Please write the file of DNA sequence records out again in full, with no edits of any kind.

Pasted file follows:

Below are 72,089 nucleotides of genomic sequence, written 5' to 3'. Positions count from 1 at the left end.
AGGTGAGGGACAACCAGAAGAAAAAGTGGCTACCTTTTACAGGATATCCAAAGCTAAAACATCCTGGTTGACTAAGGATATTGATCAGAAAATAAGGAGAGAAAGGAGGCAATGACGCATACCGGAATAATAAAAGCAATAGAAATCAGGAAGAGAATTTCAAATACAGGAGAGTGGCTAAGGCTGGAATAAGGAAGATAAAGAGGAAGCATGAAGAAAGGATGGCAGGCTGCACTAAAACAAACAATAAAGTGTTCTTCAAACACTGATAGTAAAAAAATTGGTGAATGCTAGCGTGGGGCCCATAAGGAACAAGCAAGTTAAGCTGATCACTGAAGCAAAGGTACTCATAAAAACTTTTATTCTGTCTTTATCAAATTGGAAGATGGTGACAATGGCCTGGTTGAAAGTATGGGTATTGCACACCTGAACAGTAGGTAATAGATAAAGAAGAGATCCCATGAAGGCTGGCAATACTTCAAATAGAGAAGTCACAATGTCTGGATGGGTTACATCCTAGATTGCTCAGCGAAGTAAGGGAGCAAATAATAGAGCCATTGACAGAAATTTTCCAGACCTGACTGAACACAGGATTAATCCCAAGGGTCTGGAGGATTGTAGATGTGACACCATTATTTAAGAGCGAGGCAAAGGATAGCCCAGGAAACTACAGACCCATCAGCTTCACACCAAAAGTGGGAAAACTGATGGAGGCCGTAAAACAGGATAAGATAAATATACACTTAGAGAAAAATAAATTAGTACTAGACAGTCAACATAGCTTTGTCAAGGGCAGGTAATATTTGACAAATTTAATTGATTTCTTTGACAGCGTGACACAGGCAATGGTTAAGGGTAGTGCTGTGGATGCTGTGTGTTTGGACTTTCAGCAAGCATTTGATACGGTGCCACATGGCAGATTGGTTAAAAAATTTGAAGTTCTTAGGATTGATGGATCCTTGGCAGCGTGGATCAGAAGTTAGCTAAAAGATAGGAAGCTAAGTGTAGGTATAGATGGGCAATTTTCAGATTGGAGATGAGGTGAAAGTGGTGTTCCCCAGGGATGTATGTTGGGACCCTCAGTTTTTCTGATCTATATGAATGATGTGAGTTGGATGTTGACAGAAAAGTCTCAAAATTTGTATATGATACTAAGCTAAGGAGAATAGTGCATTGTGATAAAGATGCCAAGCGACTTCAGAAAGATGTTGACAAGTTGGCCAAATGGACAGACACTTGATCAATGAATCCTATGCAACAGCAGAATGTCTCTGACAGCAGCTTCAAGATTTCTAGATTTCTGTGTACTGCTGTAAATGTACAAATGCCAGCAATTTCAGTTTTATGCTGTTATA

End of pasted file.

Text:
Below are 72,089 nucleotides of genomic sequence, written 5' to 3'. Positions count from 1 at the left end.
AGGTGAGGGACAACCAGAAGAAAAAGTGGCTACCTTTTACAGGATATCCAAAGCTAAAACATCCTGGTTGACTAAGGATATTGATCAGAAAATAAGGAGAGAAAGGAGGCAATGACGCATACCGGAATAATAAAAGCAATAGAAATCAGGAAGAGAATTTCAAATACAGGAGAGTGGCTAAGGCTGGAATAAGGAAGATAAAGAGGAAGCATGAAGAAAGGATGGCAGGCTGCACTAAAACAAACAATAAAGTGTTCTTCAAACACTGATAGTAAAAAAATTGGTGAATGCTAGCGTGGGGCCCATAAGGAACAAGCAAGTTAAGCTGATCACTGAAGCAAAGGTACTCATAAAAACTTTTATTCTGTCTTTATCAAATTGGAAGATGGTGACAATGGCCTGGTTGAAAGTATGGGTATTGCACACCTGAACAGTAGGTAATAGATAAAGAAGAGATCCCATGAAGGCTGGCAATACTTCAAATAGAGAAGTCACAATGTCTGGATGGGTTACATCCTAGATTGCTCAGCGAAGTAAGGGAGCAAATAATAGAGCCATTGACAGAAATTTTCCAGACCTGACTGAACACAGGATTAATCCCAAGGGTCTGGAGGATTGTAGATGTGACACCATTATTTAAGAGCGAGGCAAAGGATAGCCCAGGAAACTACAGACCCATCAGCTTCACACCAAAAGTGGGAAAACTGATGGAGGCCGTAAAACAGGATAAGATAAATATACACTTAGAGAAAAATAAATTAGTACTAGACAGTCAACATAGCTTTGTCAAGGGCAGGTAATATTTGACAAATTTAATTGATTTCTTTGACAGCGTGACACAGGCAATGGTTAAGGGTAGTGCTGTGGATGCTGTGTGTTTGGACTTTCAGCAAGCATTTGATACGGTGCCACATGGCAGATTGGTTAAAAAATTTGAAGTTCTTAGGATTGATGGATCCTTGGCAGCGTGGATCAGAAGTTAGCTAAAAGATAGGAAGCTAAGTGTAGGTATAGATGGGCAATTTTCAGATTGGAGATGAGGTGAAAGTGGTGTTCCCCAGGGATGTATGTTGGGACCCTCAGTTTTTCTGATCTATATGAATGATGTGAGTTGGATGTTGACAGAAAAGTCTCAAAATTTGTATATGATACTAAGCTAAGGAGAATAGTGCATTGTGATAAAGATGCCAAGCGACTTCAGAAAGATGTTGACAAGTTGGCCAAATGGACAGACACTTGATCAATGAATCCTATGCAACAGCAGAATGTCTCTGACAGCAGCTTCAAGATTTCTAGATTTCTGTGTACTGCTGTAAATGTACAAATGCCAGCAATTTCAGTTTTATGCTGTTATA